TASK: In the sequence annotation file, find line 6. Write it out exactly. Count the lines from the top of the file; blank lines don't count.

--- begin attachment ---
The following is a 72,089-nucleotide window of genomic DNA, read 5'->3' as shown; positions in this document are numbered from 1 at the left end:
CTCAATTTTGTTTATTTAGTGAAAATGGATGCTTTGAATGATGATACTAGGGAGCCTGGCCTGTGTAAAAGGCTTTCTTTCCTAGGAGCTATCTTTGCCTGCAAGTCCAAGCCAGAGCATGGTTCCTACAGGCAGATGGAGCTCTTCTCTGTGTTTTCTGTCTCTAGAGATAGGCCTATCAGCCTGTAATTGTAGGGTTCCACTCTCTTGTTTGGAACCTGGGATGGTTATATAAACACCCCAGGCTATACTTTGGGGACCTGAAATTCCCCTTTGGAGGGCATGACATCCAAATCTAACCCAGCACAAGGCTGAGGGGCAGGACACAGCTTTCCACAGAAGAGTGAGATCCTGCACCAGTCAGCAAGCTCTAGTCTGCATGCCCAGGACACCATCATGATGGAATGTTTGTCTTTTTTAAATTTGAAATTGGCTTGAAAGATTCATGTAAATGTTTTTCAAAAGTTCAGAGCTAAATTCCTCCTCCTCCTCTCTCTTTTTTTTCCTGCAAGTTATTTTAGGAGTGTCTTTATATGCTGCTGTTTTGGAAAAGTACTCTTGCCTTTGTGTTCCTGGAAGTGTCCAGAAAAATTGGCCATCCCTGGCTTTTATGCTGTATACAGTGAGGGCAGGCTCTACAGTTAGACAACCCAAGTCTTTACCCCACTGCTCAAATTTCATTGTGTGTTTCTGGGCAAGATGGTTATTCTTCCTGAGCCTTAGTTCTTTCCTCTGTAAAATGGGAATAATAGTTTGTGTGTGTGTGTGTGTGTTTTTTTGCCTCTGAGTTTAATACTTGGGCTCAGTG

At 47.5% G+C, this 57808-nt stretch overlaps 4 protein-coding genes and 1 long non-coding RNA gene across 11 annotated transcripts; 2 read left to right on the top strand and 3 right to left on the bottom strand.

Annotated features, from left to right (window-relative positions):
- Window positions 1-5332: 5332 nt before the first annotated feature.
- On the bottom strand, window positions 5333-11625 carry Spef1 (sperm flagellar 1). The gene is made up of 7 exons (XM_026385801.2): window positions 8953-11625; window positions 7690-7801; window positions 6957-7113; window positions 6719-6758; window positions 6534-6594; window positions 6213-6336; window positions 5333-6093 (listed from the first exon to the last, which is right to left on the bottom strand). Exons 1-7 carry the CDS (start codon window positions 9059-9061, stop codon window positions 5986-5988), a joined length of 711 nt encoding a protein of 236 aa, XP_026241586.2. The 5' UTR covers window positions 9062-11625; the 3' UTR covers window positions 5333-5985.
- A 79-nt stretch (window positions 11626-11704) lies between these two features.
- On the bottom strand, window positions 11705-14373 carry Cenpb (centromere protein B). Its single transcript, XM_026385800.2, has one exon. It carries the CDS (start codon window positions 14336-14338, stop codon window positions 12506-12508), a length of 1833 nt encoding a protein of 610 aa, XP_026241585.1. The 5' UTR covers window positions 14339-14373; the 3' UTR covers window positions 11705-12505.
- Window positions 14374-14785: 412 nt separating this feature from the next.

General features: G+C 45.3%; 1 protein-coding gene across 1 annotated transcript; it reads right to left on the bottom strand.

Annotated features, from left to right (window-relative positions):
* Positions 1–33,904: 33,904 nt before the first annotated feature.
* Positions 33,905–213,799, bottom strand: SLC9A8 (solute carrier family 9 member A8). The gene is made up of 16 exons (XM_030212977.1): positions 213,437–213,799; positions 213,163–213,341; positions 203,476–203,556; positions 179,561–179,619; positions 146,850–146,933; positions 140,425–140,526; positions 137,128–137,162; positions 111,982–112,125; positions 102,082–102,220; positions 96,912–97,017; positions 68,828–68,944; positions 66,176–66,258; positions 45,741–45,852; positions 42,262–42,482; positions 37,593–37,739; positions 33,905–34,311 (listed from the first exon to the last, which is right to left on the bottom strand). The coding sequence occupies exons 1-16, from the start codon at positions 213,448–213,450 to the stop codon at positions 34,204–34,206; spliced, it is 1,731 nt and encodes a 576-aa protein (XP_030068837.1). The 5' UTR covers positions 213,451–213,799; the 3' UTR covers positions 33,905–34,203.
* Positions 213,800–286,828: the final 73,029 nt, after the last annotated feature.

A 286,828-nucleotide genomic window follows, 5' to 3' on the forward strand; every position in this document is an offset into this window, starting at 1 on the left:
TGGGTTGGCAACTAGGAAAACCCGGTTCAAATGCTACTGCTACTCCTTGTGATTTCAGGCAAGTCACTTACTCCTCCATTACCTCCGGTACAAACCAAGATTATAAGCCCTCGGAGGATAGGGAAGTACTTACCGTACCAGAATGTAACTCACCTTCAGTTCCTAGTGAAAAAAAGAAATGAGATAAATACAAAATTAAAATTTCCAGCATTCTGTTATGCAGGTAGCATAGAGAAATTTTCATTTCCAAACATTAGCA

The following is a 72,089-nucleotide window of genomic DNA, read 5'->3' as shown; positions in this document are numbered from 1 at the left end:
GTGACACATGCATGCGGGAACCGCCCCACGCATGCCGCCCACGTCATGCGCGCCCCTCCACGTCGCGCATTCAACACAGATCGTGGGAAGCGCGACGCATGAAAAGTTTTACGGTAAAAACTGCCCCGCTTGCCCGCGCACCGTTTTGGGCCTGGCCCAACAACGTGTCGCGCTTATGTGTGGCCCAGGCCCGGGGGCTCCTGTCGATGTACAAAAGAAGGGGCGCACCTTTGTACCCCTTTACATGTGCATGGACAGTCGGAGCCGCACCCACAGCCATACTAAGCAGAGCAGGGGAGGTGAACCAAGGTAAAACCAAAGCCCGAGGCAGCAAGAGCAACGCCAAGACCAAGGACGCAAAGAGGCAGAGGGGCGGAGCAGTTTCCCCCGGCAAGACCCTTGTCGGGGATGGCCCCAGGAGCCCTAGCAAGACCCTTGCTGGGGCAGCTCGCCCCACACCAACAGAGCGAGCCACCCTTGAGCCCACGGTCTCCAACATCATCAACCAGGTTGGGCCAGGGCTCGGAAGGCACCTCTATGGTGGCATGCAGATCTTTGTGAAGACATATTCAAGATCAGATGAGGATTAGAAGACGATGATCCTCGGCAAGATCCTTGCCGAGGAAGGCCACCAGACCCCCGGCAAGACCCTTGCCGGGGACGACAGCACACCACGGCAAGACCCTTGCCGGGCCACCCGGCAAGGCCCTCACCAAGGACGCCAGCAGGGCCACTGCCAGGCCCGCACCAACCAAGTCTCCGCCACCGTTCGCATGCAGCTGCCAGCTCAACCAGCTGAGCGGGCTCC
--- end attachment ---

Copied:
- On the bottom strand, window positions 5333-11625 carry Spef1 (sperm flagellar 1). The gene is made up of 7 exons (XM_026385801.2): window positions 8953-11625; window positions 7690-7801; window positions 6957-7113; window positions 6719-6758; window positions 6534-6594; window positions 6213-6336; window positions 5333-6093 (listed from the first exon to the last, which is right to left on the bottom strand). Exons 1-7 carry the CDS (start codon window positions 9059-9061, stop codon window positions 5986-5988), a joined length of 711 nt encoding a protein of 236 aa, XP_026241586.2. The 5' UTR covers window positions 9062-11625; the 3' UTR covers window positions 5333-5985.